Tiny houses have become big business in the holiday industry with COVID-19 luring many travellers into the countryside to try out simpler, more minimal living in back-to-nature surrounds.
Many hosts can't keep up with soaring demand to rent the super compact 14.4 square metre spaces from people eager to get away from it all – including their possessions.
"We thought we'd maybe get bookings for weekends, but COVID changed everything," says Margo Keenan, who installed a tiny home on her Malniri Park thoroughbred horse farm at Freemans Reach on the Hawkesbury, about an hour's drive from Sydney.
"When we opened up again in June after all the lockdowns it went like wildfire and we found sometimes it was being rented out for 28 nights a month. We just couldn't keep up with demand."
It was similar for Vanessa Jeffcoat, who rents one out on her permaculture farm in Newham in the Macedon Ranges, again about an hour from the Melbourne CBD.
"It's become so busy," she said of her Ardingly Tiny House. "I think a lot of people have heard about the concept of tiny houses and COVID has made them think of downsizing to a simpler life and getting back to nature. So they see this as a chance to try it out."
Both of their tiny houses are owned and operated by the ecotourist company Tiny Away which owns more than 70 small properties – and rapidly growing - which they place on rural sites in NSW and Victoria, and rent out on a platform similar to Airbnb.
Nightly prices are around $159 or $199 for up to two guests on weekdays, and $179 or $220 on Fridays and Saturdays for the homes which are equipped with kitchenettes, hot showers, air-conditioning and a queen-sized bed, with the company splitting the revenue with the hosts.
Singapore-based Jeff Yeo set up Tiny Away with mates in 2018 after a road trip around Australia but has found business has shot up more than five-fold since the easing of pandemic travel restrictions.
"Before COVID, people were renting tiny houses for experiences, like riding horses or harvesting fruit or enjoying amazing views," he said. "But now they're looking for accommodation close to nature, away from crowds, out of cities.
"They want to be in eco-friendly environments so they can enjoy the clean, fresh air and, especially as it's so hard to travel abroad, they want to experience other ways of living. Demand has gone up over 500 per cent since the end of COVID and we're now looking at other places to expand in Australia, and to New Zealand."
Tiny Away is just one of the companies now offering teeny house sustainable stays in the countryside, with others including CABN, Unyoked, In2thewild and Kindled.
CABN also started in 2017 and now operates seven houses, or cabins, on a similar partner rentals program in South Australia and Victoria but it plans "to grow significantly". It will both multiply the number of $209-a-night cabins it has, and, ironically, introduce a double-sized, 30-square-metre more luxurious version, with a sunken bath, sauna and three-metre ceilings too, at $595 a night.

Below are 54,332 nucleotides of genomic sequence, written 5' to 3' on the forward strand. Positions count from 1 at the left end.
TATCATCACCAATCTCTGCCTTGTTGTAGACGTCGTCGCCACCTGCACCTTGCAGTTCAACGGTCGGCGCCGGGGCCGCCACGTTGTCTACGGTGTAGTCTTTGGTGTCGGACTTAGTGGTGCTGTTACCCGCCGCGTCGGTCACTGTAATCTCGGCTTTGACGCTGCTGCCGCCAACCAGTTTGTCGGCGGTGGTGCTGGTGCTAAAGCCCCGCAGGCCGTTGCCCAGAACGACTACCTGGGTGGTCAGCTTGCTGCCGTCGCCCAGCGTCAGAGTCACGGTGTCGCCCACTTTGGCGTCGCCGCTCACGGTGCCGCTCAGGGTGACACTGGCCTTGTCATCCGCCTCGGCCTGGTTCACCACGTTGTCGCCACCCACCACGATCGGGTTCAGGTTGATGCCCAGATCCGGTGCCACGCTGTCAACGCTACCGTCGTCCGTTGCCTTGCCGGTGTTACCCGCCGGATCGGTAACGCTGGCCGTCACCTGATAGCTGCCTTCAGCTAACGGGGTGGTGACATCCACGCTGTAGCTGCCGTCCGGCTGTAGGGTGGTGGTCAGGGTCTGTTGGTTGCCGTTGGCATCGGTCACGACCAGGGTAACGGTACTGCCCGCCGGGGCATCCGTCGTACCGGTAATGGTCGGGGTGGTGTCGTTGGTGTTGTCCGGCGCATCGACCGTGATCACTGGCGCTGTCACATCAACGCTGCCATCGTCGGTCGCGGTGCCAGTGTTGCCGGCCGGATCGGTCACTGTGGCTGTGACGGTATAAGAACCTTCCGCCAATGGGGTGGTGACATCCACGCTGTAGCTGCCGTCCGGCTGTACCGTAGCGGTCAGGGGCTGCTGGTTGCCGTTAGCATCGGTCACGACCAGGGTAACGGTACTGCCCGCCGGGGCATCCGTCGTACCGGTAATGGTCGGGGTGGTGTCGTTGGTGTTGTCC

"There's now a real drive for people to get out into nature and COVID has played a massive part in that," said CABN marketing manager Shane Laidlaw. "People now want to disconnect from other people.
"One of the last things I would want to do now is go into a dense city and stay at a hotel when you can go off-grid and have a wonderful experience in nature and go to farmers' markets and visit little local restaurants and come back to a cosy cabin."
Other people are taking the tiny home boom into their own hands, and buying their own petite properties to rent out privately on short-stay platforms.
NSW Central Coast builder Grant Emans found demand was so great he moved from constructing regular homes to concentrate solely on creating tiny homes for sale with his business Designer Eco Tiny Homes. Designs range from a 3.6 metre x 2.4 metre studio from $29,250 to a massive place that sleeps up to six at 7.2 metres x 4.8 metres for $151,250. Last year, he made 50 houses; this year it's 80.
"We can't keep up with demand," said his global collaborator, Kylie Emans. "People really like our designs and, since COVID, I'd say 70 per cent of our customers are buying them to rent them out as holiday lets on Airbnb because they've found a lot of people want to go off-grid and try something different for their holidays.
"We've now got 25 people working in our factory and we're expanding and expanding and delivering all over Australia. We've also now opened up in the United Kingdom and America. It's a trend that's turning out to be so popular worldwide."
For host Margo Keenan that popularity has been hard to manage. She's now cut back the number of nights she'll admit guests to cope. "I've had to pull back a little bit to average 15 to 18 nights as I also have the farm to run," she said.
"I was looking for something that would provide extra income for the farm, but I had no idea how many people would like the idea of more minimal living, cutting out the frills and sitting around the fire, having a glass of wine, watching the sunset and just chilling out. We've had some guests come a long way, and some from two suburbs away."